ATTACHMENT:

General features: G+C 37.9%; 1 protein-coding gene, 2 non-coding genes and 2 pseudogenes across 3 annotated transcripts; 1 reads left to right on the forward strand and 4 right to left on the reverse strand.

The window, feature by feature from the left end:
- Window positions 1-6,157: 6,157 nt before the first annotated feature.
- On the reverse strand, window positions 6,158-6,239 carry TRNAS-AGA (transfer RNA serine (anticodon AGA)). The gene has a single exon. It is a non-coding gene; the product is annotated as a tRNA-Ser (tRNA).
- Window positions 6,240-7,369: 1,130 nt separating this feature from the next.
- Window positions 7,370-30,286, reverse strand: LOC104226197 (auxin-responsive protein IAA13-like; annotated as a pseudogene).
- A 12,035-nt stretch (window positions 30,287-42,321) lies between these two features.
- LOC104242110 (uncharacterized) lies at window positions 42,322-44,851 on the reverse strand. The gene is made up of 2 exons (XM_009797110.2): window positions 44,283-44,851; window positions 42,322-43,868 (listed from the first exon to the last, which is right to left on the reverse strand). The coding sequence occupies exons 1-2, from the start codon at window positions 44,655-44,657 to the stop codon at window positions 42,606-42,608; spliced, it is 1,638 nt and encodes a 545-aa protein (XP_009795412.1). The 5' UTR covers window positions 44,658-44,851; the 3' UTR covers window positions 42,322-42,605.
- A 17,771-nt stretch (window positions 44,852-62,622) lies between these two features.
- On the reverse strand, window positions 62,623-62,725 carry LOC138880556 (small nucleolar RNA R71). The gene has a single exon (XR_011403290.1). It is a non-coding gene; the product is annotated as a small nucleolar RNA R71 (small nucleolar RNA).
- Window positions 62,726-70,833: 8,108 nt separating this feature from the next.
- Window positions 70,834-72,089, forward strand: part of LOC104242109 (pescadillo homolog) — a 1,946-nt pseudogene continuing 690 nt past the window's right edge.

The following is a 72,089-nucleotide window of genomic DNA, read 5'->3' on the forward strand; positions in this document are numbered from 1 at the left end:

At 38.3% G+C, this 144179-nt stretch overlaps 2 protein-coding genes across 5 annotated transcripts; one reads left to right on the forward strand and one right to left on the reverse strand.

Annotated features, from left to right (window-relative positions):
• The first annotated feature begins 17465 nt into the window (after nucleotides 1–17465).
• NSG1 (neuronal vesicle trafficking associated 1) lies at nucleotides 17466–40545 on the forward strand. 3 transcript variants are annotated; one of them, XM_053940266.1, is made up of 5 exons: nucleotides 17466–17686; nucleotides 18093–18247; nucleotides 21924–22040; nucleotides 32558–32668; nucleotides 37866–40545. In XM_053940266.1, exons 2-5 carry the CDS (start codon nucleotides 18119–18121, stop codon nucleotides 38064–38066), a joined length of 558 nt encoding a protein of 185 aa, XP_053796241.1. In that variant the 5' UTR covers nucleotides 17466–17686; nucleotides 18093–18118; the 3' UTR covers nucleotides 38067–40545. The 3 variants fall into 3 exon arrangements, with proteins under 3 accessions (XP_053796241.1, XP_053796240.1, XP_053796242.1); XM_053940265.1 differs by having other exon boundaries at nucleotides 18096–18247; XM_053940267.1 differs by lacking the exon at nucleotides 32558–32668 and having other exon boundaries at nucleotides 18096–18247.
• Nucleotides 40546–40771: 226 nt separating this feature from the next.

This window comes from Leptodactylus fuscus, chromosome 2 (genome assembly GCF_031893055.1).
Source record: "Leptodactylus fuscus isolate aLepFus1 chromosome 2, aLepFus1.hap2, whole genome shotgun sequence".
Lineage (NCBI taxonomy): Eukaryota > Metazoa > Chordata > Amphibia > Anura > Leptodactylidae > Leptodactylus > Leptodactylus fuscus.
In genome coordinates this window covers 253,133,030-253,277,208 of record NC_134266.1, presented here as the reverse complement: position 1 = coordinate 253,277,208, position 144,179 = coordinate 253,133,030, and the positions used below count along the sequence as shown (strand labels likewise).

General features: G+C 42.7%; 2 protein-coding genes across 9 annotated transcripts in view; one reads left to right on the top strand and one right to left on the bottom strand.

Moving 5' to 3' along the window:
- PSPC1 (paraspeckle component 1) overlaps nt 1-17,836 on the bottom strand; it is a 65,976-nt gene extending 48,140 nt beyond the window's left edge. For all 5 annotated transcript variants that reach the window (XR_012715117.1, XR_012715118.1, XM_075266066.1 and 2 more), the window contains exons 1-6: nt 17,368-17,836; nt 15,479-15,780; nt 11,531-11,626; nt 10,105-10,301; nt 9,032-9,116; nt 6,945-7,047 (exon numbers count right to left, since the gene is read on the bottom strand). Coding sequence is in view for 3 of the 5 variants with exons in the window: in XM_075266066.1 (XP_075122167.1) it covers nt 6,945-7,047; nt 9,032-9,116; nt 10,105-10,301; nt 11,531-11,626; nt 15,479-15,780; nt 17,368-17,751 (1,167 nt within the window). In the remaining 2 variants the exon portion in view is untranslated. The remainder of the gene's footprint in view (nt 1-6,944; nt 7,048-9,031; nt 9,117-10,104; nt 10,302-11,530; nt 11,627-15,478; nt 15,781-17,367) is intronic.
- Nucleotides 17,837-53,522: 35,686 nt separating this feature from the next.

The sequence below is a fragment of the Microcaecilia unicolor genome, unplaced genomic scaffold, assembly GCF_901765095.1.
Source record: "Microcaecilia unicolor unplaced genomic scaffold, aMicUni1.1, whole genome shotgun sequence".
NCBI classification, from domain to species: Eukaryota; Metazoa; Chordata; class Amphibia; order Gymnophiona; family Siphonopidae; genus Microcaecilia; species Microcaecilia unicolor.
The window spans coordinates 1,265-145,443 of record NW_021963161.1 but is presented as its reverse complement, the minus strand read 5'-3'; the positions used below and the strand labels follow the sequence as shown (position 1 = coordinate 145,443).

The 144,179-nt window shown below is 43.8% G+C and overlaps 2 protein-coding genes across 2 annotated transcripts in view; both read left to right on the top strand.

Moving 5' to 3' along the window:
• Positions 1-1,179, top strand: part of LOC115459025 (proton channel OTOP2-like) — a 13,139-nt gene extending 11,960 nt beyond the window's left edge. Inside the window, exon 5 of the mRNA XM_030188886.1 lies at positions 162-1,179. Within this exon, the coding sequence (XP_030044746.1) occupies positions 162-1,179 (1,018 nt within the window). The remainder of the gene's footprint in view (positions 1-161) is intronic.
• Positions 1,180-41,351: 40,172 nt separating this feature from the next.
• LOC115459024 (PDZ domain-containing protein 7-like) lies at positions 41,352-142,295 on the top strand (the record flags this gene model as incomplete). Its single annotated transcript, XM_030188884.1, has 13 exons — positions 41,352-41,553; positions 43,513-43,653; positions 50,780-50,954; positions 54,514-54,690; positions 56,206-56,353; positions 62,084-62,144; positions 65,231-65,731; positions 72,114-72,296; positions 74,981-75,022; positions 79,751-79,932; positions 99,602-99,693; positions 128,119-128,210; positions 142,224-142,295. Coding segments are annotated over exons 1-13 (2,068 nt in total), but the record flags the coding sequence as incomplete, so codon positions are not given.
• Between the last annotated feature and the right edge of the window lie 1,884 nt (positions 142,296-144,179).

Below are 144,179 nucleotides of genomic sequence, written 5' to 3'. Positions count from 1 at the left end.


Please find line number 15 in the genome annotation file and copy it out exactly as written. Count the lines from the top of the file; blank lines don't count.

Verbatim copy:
Annotated features, from left to right (window-relative positions):